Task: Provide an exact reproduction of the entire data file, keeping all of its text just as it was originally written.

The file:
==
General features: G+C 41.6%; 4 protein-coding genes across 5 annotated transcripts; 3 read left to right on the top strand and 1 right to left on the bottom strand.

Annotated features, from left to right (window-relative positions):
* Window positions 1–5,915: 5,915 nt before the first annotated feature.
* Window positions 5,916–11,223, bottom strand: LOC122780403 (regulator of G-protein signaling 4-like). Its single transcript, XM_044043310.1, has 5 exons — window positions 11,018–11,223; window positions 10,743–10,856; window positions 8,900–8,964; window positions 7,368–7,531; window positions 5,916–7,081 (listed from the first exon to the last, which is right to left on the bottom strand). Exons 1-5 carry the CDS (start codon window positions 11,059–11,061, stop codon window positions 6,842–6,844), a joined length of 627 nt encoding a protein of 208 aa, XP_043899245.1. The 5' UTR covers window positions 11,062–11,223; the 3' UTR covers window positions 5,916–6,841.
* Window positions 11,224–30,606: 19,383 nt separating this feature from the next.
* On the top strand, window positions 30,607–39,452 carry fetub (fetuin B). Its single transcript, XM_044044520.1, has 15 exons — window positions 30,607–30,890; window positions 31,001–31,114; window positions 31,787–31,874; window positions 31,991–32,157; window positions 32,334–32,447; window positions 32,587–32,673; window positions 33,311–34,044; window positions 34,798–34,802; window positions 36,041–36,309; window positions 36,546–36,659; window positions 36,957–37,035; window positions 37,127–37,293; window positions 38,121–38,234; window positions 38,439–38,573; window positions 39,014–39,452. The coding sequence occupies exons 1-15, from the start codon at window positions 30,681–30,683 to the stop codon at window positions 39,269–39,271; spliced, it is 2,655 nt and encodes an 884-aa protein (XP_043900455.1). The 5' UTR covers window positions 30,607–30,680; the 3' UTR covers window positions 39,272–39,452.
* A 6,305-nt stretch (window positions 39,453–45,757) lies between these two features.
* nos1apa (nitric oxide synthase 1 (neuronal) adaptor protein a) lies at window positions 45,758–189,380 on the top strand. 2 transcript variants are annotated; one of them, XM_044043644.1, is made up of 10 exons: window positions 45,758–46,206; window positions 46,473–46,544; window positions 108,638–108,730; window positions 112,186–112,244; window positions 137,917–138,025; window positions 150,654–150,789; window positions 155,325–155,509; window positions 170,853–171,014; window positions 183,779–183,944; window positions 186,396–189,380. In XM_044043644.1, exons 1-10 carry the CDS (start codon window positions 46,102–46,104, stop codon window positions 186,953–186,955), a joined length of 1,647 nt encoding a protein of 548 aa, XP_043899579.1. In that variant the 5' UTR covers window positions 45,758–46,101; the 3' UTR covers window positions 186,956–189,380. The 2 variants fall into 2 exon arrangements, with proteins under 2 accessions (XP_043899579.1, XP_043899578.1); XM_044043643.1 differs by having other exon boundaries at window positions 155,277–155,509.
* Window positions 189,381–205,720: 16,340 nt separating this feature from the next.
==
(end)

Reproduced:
General features: G+C 41.6%; 4 protein-coding genes across 5 annotated transcripts; 3 read left to right on the top strand and 1 right to left on the bottom strand.

Annotated features, from left to right (window-relative positions):
* Window positions 1–5,915: 5,915 nt before the first annotated feature.
* Window positions 5,916–11,223, bottom strand: LOC122780403 (regulator of G-protein signaling 4-like). Its single transcript, XM_044043310.1, has 5 exons — window positions 11,018–11,223; window positions 10,743–10,856; window positions 8,900–8,964; window positions 7,368–7,531; window positions 5,916–7,081 (listed from the first exon to the last, which is right to left on the bottom strand). Exons 1-5 carry the CDS (start codon window positions 11,059–11,061, stop codon window positions 6,842–6,844), a joined length of 627 nt encoding a protein of 208 aa, XP_043899245.1. The 5' UTR covers window positions 11,062–11,223; the 3' UTR covers window positions 5,916–6,841.
* Window positions 11,224–30,606: 19,383 nt separating this feature from the next.
* On the top strand, window positions 30,607–39,452 carry fetub (fetuin B). Its single transcript, XM_044044520.1, has 15 exons — window positions 30,607–30,890; window positions 31,001–31,114; window positions 31,787–31,874; window positions 31,991–32,157; window positions 32,334–32,447; window positions 32,587–32,673; window positions 33,311–34,044; window positions 34,798–34,802; window positions 36,041–36,309; window positions 36,546–36,659; window positions 36,957–37,035; window positions 37,127–37,293; window positions 38,121–38,234; window positions 38,439–38,573; window positions 39,014–39,452. The coding sequence occupies exons 1-15, from the start codon at window positions 30,681–30,683 to the stop codon at window positions 39,269–39,271; spliced, it is 2,655 nt and encodes an 884-aa protein (XP_043900455.1). The 5' UTR covers window positions 30,607–30,680; the 3' UTR covers window positions 39,272–39,452.
* A 6,305-nt stretch (window positions 39,453–45,757) lies between these two features.
* nos1apa (nitric oxide synthase 1 (neuronal) adaptor protein a) lies at window positions 45,758–189,380 on the top strand. 2 transcript variants are annotated; one of them, XM_044043644.1, is made up of 10 exons: window positions 45,758–46,206; window positions 46,473–46,544; window positions 108,638–108,730; window positions 112,186–112,244; window positions 137,917–138,025; window positions 150,654–150,789; window positions 155,325–155,509; window positions 170,853–171,014; window positions 183,779–183,944; window positions 186,396–189,380. In XM_044043644.1, exons 1-10 carry the CDS (start codon window positions 46,102–46,104, stop codon window positions 186,953–186,955), a joined length of 1,647 nt encoding a protein of 548 aa, XP_043899579.1. In that variant the 5' UTR covers window positions 45,758–46,101; the 3' UTR covers window positions 186,956–189,380. The 2 variants fall into 2 exon arrangements, with proteins under 2 accessions (XP_043899579.1, XP_043899578.1); XM_044043643.1 differs by having other exon boundaries at window positions 155,277–155,509.
* Window positions 189,381–205,720: 16,340 nt separating this feature from the next.